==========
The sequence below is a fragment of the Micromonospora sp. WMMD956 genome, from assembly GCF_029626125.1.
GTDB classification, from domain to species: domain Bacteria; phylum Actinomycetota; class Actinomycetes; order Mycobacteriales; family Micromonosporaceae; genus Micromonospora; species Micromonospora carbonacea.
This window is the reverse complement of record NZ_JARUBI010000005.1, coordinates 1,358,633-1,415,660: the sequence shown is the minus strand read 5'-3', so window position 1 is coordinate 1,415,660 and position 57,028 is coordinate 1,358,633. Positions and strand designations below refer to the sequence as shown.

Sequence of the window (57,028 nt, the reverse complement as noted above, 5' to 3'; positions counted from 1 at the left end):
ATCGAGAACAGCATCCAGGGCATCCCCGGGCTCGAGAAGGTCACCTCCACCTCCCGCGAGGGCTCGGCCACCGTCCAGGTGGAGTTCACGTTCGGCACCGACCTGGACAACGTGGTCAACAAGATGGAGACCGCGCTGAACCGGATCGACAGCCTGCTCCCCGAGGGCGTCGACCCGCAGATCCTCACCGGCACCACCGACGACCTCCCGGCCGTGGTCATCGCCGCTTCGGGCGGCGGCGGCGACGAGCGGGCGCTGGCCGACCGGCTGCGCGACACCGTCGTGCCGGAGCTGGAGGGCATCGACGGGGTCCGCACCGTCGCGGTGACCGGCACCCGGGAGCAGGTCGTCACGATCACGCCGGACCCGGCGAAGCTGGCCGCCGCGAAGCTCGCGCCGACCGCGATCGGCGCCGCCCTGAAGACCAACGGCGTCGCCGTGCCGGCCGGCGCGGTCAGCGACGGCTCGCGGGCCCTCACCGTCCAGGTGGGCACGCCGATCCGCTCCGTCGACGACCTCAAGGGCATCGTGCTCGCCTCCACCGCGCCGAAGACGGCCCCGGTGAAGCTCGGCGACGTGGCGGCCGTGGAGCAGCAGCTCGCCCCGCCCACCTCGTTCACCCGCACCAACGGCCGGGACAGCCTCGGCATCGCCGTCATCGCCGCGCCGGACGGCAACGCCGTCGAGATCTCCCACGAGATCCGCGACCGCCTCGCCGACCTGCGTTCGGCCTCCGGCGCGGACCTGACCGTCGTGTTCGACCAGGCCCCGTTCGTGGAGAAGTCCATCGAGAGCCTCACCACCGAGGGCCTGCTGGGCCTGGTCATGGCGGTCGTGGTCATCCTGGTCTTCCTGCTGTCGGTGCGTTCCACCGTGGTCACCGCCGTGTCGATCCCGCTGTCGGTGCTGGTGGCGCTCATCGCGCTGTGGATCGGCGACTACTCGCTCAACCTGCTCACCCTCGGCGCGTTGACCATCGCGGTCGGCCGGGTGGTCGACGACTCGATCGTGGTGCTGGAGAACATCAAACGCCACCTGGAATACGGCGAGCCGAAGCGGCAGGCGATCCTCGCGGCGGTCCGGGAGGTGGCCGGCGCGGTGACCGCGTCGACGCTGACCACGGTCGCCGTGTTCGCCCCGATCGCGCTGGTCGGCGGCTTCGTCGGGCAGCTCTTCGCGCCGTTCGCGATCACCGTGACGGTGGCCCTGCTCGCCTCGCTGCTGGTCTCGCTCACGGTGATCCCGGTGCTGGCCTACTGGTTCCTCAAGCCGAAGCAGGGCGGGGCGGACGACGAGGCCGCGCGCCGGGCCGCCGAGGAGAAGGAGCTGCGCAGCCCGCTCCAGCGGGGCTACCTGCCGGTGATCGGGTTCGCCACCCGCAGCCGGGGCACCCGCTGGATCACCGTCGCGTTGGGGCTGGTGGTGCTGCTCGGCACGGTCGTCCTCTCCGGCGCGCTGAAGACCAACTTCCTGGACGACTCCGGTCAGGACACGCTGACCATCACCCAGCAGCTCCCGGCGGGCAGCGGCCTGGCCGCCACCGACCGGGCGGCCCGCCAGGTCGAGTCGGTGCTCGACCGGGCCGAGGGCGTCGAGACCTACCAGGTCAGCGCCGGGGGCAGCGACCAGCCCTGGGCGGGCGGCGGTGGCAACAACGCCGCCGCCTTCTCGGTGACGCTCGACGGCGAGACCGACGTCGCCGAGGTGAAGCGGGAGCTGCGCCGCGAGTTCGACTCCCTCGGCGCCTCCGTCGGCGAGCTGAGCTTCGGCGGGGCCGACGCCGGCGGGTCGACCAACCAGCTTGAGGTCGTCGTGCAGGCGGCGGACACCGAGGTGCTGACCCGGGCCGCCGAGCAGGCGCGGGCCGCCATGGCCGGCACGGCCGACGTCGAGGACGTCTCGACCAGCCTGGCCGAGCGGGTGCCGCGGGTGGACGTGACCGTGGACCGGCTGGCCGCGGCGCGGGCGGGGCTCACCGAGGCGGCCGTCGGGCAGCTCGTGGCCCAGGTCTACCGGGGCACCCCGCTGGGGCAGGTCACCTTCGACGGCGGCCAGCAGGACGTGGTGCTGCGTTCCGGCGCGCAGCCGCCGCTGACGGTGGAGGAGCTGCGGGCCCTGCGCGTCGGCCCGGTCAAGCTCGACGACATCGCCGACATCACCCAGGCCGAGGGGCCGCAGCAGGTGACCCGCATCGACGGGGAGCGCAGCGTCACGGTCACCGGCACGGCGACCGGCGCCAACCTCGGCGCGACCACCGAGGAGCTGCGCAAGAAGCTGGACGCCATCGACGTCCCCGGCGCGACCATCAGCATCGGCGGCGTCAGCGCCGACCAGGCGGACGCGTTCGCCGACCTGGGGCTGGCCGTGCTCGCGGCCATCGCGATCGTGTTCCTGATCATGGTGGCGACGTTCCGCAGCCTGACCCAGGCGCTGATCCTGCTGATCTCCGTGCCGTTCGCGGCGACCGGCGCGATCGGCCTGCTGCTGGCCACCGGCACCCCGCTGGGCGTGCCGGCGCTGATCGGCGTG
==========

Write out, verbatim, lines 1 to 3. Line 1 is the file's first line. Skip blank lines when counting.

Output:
The sequence below is a fragment of the Micromonospora sp. WMMD956 genome, from assembly GCF_029626125.1.
GTDB classification, from domain to species: domain Bacteria; phylum Actinomycetota; class Actinomycetes; order Mycobacteriales; family Micromonosporaceae; genus Micromonospora; species Micromonospora carbonacea.
This window is the reverse complement of record NZ_JARUBI010000005.1, coordinates 1,358,633-1,415,660: the sequence shown is the minus strand read 5'-3', so window position 1 is coordinate 1,415,660 and position 57,028 is coordinate 1,358,633. Positions and strand designations below refer to the sequence as shown.